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6.006- Introduction to Algorithms. Lecture 12 Prof. Constantinos Daskalakis CLRS 22.2-22.3. Graphs. G=(V,E) V a set of vertices Usually number denoted by n E Í V ´ V a set of edges (pairs of vertices) Usually number denoted by m Note m ≤ n(n-1) = O(n 2 ) Flavors:

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6.006- Introduction to Algorithms

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6 006 introduction to algorithms l.jpg

6.006- Introduction to Algorithms

Lecture 12

Prof. Constantinos Daskalakis

CLRS 22.2-22.3


Graphs l.jpg

Graphs

  • G=(V,E)

  • V a set of vertices

    • Usually number denoted by n

  • E Í V ´ V a set of edges (pairs of vertices)

    • Usually number denoted by m

    • Note m ≤ n(n-1) = O(n2)

  • Flavors:

    • Pay attention to order of vertices in edge: directed graph

    • Ignore order: undirected graph

      • Then only n(n-1)/2 possible edges


Examples l.jpg

Examples

  • Undirected

  • V={a,b,c,d}

  • E={{a,b}, {a,c}, {b,c}, {b,d}, {c,d}}

  • Directed

  • V = {a,b,c}

  • E = {(a,c), (a,b) (b,c), (c,b)}

a

a

b

c

b

c

d


Pocket cube l.jpg

Pocket Cube

  • 2 ´ 2 ´ 2 Rubik’s cube

  • Configurations are adjacent, if one can be obtained from the other by quarter turns

  • Basic Question: is solved state reachable with such moves from the starting state?


Representation l.jpg

Representation

  • To solve graph problems, must examine graph

  • So need to represent in computer

  • Four representations with pros/cons

    • Adjacency lists (of neighbors of each vertex)

    • Incidence lists (of edges from each vertex)

    • Adjacency matrix (of which pairs are adjacent)

    • Implicit representation (as neighbor function)


Example l.jpg

Example

a

c

b


Searching graph l.jpg

Searching Graph

  • We want to get from current Rubik state to “solved” state

  • How do we explore?


Breadth first search l.jpg

Breadth First Search

  • Start with vertex v

  • List all its neighbors (distance 1)

  • Then all their neighbors (distance 2)

  • Etc.


Depth first search l.jpg

Depth First Search

  • Like exploring a maze

  • From current vertex, move to another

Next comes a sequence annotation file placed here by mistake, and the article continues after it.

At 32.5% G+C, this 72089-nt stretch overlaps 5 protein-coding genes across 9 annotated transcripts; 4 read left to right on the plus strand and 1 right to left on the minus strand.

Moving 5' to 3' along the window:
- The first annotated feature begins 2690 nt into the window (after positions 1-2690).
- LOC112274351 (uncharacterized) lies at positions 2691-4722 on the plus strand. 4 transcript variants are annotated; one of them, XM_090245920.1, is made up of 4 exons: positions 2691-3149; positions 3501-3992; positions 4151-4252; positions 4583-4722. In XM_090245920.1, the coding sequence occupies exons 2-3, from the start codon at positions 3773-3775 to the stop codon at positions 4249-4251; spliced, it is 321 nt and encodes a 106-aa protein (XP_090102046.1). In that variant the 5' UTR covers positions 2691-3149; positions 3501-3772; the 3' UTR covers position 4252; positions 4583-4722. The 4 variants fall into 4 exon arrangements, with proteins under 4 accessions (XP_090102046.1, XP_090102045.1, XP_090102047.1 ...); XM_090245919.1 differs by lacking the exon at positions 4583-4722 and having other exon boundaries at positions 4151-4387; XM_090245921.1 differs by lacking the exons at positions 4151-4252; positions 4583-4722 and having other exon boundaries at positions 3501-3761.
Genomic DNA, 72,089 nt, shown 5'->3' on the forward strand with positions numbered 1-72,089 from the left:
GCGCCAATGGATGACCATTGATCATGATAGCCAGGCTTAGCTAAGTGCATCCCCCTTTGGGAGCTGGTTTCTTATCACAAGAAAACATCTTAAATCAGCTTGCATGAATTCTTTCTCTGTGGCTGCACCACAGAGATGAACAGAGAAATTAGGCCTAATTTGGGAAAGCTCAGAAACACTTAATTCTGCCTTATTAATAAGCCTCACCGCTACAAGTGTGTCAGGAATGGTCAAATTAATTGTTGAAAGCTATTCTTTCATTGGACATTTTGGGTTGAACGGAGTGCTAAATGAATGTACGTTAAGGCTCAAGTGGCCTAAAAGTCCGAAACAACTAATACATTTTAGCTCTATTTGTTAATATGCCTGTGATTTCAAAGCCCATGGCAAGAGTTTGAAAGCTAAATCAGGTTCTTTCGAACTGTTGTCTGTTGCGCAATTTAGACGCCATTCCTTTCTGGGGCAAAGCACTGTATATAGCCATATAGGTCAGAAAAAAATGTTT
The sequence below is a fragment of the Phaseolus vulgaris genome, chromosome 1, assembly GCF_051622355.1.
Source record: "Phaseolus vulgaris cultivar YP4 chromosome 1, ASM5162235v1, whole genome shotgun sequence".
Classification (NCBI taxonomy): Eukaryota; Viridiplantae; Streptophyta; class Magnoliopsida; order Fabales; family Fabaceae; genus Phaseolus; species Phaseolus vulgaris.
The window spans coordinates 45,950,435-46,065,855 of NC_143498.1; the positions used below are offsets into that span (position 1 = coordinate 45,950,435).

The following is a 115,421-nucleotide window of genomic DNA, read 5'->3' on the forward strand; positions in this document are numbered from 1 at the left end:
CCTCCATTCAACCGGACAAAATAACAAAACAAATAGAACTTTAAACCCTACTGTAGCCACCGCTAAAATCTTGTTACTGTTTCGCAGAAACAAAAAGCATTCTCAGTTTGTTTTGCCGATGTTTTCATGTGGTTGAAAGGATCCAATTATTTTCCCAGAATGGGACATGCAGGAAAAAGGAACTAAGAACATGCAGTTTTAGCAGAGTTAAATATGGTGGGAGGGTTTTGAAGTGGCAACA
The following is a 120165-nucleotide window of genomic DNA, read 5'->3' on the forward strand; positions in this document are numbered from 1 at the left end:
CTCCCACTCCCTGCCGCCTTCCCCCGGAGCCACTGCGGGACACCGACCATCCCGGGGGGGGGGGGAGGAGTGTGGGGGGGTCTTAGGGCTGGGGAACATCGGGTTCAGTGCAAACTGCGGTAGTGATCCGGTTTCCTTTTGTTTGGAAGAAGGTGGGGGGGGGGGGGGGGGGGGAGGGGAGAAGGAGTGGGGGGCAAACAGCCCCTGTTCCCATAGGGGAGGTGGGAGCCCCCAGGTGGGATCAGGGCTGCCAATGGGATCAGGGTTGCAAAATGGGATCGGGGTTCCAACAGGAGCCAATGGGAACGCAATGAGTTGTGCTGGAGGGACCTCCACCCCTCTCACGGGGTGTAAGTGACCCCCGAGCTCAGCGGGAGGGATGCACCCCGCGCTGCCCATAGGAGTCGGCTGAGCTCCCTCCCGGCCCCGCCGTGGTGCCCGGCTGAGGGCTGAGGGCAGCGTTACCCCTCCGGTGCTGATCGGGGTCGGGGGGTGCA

• Until you get stuck

  • Then backtrack till you find a new place to explore


Problem cycles l.jpg

Problem: Cycles

  • What happens if unknowingly revisit a vertex?

  • BFS: get wrong notion of distance

  • DFS: may get in circles

  • Solution: mark vertices

    • BFS: if you’ve seen it before, ignore

    • DFS: if you’ve seen it before, back up


Breadth first search bfs l.jpg

Breadth First Search (BFS)


Outline l.jpg

Outline

  • Initial vertex s

    • Level 0

  • For i=1,… grow level i

    • Find all neighbors of level i-1 vertices

    • (except those already seen)

    • i.e. level i contains vertices reachable via a path of i edges and no fewer

s

Level 3

Level 2

Level 1


Example13 l.jpg

Example

1

0

2

a

s

d

f

3

1

z

x

v

c

2

3

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z

a

d

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s

x

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Outline14 l.jpg

Outline

  • Initial vertex s

    • Level 0

  • For i=1,… grow level i

    • Find all neighbors of level i-1

    • (except those already seen)

    • i.e. level i contains vertices reachable via a path of i edges and no fewer

  • Where can the other edges of the graph be?

    • Only between nodes in same or adjacent levels

s

Level 3

Level 2

Level 1


Example15 l.jpg

Example

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a

s

d

f

3

1

z

x

v

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Algorithm l.jpg

Algorithm

  • BFS(V,Adj,s)